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NSSED Family Update 4/21

NSSED Family Weekly Update  
Wednesday, April 21, 2021

Upcoming Educational Opportunities
Parenting Your Anxious Child during Anxious Times; Tips, Strategies & Tools
When: May 5th- 6:30 pm to 8:00 pm
Where: Register online; Zoom Seminar, link will be provided after registration
Presented by Dina Scolan, LCPC - Clinical Supervisor The OCD & Anxiety Center. Dina Scolan is a licensed clinician and professional counselor with over 25 years of experience in the mental health field. She is currently a clinical supervisor at The OCD and Anxiety Center in Oakbrook and prior to that has worked in all levels of the healthcare system including inpatient, PHP and IOP. She specializes in anxiety disorders and has extensive training in Cognitive Behavioral Therapy, Exposure and Response prevention and works with children, teens and adults.

Did you miss the Visions April 2021 Conference?
You can now find it on our website!
Follow along with a copy of the presentation

Did you miss the Visions March 2021 Conference?
You can now find it on our website!
Follow along with a copy of the presentation

Did you miss the APS presentation on Parenting through Challenging Times?
You can now find it on our website!

Did you miss the APS presentation on Parenting Strategies to Foster Your Child’s Success in Remote Learning?
You can now find it on our website!

STARNET Family Fellowships:
Family fellowships are used to reimburse parents for the expense of attending workshops, seminars or conferences up to $200 per year. For further information follow this link: starnet/funding.html

Organization Spotlight
Please find below a draft of an Information Bulletin that is intended to clarify the PUNS categories, the process for accumulating time on PUNS and the process for moving from one category to the other. It will also provide additional guidance to assist with the transition for youth approaching 18 years of age. The New Guidance Regarding PUNS will be put into place effective January 1, 2021. 

Please send any communication to

In the fall of 2019, the Division of Developmental Disabilities (DDD) revised the PUNS guidelines to make the selection process more transparent and predictable for individuals with developmental disabilities and their families. There are now just 2 categories: Seeking Services and Planning for Services; both are defined below. In addition, PUNS selections are no longer made by selecting a number of people from each category. Instead, PUNS selections are made based on an individual's length of time in the Seeking Services category. This means that those who have been on the list the longest, in the Seeking Services category, will be selected first.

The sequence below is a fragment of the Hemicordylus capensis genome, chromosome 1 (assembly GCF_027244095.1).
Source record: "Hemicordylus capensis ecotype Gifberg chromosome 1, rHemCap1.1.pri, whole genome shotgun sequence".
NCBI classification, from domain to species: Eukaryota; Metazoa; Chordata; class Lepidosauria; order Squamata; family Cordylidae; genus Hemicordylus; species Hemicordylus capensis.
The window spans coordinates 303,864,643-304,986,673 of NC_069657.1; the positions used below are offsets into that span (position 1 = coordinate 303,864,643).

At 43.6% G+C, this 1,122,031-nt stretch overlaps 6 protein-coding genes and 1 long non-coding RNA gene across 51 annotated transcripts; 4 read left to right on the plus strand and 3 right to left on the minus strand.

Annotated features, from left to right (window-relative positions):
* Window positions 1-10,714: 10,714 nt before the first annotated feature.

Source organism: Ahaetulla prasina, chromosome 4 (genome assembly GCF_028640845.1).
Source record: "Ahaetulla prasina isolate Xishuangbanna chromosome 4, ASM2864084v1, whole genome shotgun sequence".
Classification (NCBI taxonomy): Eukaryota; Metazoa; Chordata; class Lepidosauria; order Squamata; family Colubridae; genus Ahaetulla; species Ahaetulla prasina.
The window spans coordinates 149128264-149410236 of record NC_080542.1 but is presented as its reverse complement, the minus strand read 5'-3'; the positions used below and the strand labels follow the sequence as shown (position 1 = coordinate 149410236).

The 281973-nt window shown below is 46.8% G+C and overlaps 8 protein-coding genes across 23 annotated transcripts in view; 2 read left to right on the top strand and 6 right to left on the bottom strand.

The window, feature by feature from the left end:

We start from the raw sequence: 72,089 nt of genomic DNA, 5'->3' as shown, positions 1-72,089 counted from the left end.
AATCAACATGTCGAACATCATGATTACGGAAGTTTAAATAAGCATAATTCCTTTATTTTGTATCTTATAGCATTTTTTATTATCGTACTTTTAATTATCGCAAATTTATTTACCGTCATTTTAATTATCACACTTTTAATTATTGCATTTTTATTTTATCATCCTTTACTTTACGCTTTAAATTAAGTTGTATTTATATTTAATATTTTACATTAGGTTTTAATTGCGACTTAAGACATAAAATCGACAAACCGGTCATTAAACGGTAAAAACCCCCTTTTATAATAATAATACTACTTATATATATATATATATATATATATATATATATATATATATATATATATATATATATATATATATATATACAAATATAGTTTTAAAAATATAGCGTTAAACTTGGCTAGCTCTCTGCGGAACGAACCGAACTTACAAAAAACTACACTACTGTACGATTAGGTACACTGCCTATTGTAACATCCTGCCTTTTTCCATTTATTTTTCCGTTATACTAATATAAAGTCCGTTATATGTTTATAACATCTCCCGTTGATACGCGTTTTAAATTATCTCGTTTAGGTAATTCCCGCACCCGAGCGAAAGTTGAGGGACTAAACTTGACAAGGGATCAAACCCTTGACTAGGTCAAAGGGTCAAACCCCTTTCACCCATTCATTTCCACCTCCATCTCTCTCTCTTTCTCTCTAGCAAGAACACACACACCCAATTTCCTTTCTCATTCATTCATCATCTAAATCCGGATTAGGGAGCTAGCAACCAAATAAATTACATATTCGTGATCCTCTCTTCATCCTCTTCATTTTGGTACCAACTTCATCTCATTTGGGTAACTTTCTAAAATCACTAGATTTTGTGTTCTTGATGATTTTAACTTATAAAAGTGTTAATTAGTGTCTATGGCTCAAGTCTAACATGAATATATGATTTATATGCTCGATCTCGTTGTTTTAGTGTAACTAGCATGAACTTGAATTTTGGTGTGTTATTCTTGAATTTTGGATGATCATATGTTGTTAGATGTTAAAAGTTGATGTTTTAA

Read the Draft Information Bulletin!

Social, Recreational & Learning Opportunities
Path to Academics, Community and Employment (P.A.C.E) Presents: Midwest Virtual Spring College Fair
When: Tuesday, April 27th at 6:30 PM (CST)
Where: Register online: paceatnlu/ midwestvirtualcollegefair? month=2021-04
More Info: A panel discussion featuring five distinguished college experience programs for young adults with disabilities. After presentations, panelist will conduct a Q & A. 

JCC Chicago has announced a number of camps open for registration and new events coming up!
See their website for more information:
Hurry! Early bird camp discount ends Sunday!

Tellin' Tales Theatre
When: March 30th to June 1st on Tuesdays & Thursdays 6:30 pm - 8:30 pm 
Where: Virtual
More Info: Calling all high school students with and without disabilities to create, write and perform your own show! Teen Tales is a program designed to give high school students with and without disabilities the opportunity to create art, write and perform. The cast will explore and create an original performance around issues of concern in their school, community, and lives. The cast will be divided into two groups. Each group will draw from their personal stories to create a 20-minute performance around a theme. The final performance will be 45 minutes to an hour. The rehearsal will end with a virtual performance for family and friends. The program will consist of twenty sessions over Zoom. The goal is to create a diverse environment of community building and respect. Rehearsals will focus on theater fundamentals, movement, voice, and writing. These are intertwined with discussions about activities that promote awareness, understanding, and acceptance. To learn more or register contact Stephen Donart at

Totallink2 Community presents: Teen Time; heART Words
When: Sundays, 1:00 pm to 2:30 pm on Zoom; March 7th through April 25, 2021
(no class on April 4)
Where: Zoom - Register by contacting contact Emily Raming at
More Info: heART Words is an inclusive community for writers of all abilities. Inspiring verbal and visual prompts encourage self-expression of emotions, courage, imagination, experience, and heart. To learn more about these programs and to register, contact Emily Raming at, or check out the Flyer!